^ Some good points there.
Here's a small step toward helping upstate, from the Ithaca Journal:
CU joins effort to keep young professionals in area
By G. Jeffrey Aaron • email@example.com
• Staff writer • July 22, 2009
ELMIRA - Pipeline 4 Progress, an Elmira-based regional think tank, has partnered with two Cornell University groups to launch an initiative aimed at recruiting and retaining young, bright minds for the region's work force.
The three partners - Cornell Cooperative Extension of Chemung County, Pipeline 4 Progress and the Community Rural Development Institute - mapped out their strategy for a group of about 40 representatives from various businesses; human services, economic and work force development agencies; local government and educational institutions.
The next step, Heidi Mouillesseaux-Kunzman, of the Community Rural Development Institute said, is establishing a 10- to 15-member team from those who attended the session to fine-tune the overall strategy to the unique needs of Elmira and the surrounding area. A similar meeting has already been held in Olean, which lies at the eastern edge of Pipeline 4 Progress' 13-county district.
The initiative is funded by a $450,000 grant from the U.S. Commerce Department's Economic Development Administration - $150,000 a year for three years.
The partners are looking to utilize Cornell's economic and community development research to create pilot programs in Elmira and Olean that will address the so-called brain drain.
The first year of the program will focus on establishing the working group and creating relationships with appropriate agencies and businesses to establish the necessary training. Most of the program details will come from the local groups in each city. Cornell will provide research and technical assistance.
According to Pipeline 4 Progress, there are about 20 colleges and universities in the region that attract almost 92,000 students each year.
"If we can retain even a small percentage of that number, it would bring newer energy to the region," said Sean Lukasik, Pipeline's project coordinator. "We want to establish a pilot program connecting students to the work force to let them know about the employment opportunities in our region."
Lukasik said his group made its initial contact with Cornell in early 2007 and began collaborating on how the Ivy League university could play a role in helping Pipeline 4 Progress develop an action plan for making the area more attractive to recent college graduates looking to begin their careers.
"Cornell wrote the actual plan," he said. "They got it down on paper and secured the funding from the Economic Development Administration."
Much of the groundwork of identifying existing community and economic developers in the Elmira area has already been completed, said Mouillesseaux-Kunzman, but the agencies need to be better coordinated.
"There are a lot of agencies here, but they are not as effective as they could be," she said. "All of the pieces are out there, but they need to improve their coordination to increase their ability to work together."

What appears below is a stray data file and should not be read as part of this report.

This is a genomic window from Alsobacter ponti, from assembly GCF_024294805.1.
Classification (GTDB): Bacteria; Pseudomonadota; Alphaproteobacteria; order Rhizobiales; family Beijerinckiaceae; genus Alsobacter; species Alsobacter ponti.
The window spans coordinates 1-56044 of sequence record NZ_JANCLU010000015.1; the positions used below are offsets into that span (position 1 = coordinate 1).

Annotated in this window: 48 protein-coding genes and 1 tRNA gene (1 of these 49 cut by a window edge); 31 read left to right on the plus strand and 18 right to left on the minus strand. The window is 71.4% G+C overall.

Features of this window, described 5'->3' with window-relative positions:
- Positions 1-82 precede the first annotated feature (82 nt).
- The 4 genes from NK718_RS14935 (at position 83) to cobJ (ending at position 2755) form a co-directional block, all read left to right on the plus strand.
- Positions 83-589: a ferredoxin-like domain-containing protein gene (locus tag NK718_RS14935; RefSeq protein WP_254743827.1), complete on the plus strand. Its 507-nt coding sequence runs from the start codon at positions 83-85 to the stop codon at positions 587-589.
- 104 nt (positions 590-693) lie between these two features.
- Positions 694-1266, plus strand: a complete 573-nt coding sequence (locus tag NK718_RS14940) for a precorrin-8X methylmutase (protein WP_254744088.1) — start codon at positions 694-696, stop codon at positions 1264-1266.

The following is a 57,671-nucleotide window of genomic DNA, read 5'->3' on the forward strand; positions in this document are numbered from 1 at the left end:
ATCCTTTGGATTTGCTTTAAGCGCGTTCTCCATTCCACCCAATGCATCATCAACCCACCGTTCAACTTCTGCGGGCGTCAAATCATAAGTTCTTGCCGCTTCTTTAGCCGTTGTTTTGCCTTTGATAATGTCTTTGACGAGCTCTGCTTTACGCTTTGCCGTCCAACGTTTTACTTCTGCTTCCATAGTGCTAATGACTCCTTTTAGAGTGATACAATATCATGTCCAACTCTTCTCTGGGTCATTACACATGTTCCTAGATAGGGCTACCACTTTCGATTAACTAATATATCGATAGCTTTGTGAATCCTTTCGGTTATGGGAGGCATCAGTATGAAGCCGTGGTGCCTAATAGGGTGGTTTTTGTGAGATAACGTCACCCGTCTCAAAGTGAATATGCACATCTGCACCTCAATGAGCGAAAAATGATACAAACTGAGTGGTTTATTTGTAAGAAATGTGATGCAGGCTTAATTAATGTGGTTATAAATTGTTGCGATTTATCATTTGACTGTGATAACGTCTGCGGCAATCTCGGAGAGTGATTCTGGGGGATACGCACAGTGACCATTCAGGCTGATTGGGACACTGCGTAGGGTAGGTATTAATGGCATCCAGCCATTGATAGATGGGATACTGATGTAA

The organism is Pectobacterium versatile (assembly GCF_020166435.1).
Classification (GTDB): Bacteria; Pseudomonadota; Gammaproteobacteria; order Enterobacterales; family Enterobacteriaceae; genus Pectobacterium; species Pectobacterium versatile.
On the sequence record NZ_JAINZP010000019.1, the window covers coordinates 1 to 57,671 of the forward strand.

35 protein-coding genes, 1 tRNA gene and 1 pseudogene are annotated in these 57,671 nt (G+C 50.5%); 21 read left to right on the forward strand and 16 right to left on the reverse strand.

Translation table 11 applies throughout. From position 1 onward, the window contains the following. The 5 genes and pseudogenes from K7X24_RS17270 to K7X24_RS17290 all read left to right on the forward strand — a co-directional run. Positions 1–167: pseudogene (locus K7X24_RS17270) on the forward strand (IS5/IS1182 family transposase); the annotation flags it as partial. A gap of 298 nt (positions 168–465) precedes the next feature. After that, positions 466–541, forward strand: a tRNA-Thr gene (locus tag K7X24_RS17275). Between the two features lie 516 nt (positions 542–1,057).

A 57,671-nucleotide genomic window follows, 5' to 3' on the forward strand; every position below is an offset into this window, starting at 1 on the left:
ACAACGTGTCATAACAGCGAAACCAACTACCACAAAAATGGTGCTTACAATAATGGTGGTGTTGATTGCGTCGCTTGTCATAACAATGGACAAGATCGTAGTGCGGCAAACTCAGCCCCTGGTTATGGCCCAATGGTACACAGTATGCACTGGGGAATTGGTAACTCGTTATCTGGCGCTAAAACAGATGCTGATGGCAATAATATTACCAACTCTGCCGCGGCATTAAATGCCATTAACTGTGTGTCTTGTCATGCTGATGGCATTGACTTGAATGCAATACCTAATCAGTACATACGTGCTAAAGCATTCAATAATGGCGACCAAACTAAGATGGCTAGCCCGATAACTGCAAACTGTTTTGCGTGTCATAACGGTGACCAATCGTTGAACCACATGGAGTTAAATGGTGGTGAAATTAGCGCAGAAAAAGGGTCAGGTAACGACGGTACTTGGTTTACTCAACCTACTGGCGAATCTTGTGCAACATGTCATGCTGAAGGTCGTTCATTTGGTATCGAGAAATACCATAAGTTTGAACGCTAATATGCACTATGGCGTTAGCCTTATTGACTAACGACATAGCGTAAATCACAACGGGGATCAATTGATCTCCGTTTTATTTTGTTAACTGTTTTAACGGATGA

Unfortunately, right below that article was this one.
Hardinge Inc. to lay off 50 employees
Horseheads facility: Weak market to blame
By G. Jeffrey Aaron • firstname.lastname@example.org
• Staff Writer • July 22, 2009
Citing a continuing softness in the marketplace, Hardinge Inc. is laying off 50 workers from the machine tooler's facility in Horseheads.
The latest work force cuts, announced by the company Tuesday, reduces the company's North American headcount to around 440 employees, compared to the approximately 700 people who worked at Hardinge a year ago.
"The U.S. machine tool industry is still down 70 to 75 percent and Europe is worse than that, down 80 to 85 percent," said Richard Simons, Hardinge's president and CEO. "Asia is the only area with promise, but two out of the three areas we sell to are down."
Simons also said the company's customers and competitors expect the downturn to last for the next few quarters.
As a cost savings move, Hardinge, in early May, furloughed 81 of its production workers for 10 weeks. Those workers returned to work on Monday, Simons said. But Hardinge looked at its staffing levels, the state of the machine tool market, and decided on the layoffs, which affected all of the company's departments in its Horseheads plant.
In a prepared statement, Hardinge said the difficult staffing decisions made over the past 13 months have enabled it to maintain a solid financial footing despite the continuation of unfavorable business conditions. As of June 30, the company said, Hardinge is in a positive net cash position reflecting a consolidated cash balance of $16.5 million, compared to total debt of $12.2 million.
Hardinge also announced its second-quarter earnings figures will be released in early August. Almost a year ago, Hardinge reported second-quarter 2008 net sales of $96.6 million and net income of $450,000. The income gained reversed a trend set during the two previous quarters, when the company reported net income losses totaling about $800,000.
Almost three months ago, however, Hardinge reported first quarter 2009 net sales of $52.1 million, down 39 percent from the same quarter last year, and a net loss of $5.4 million.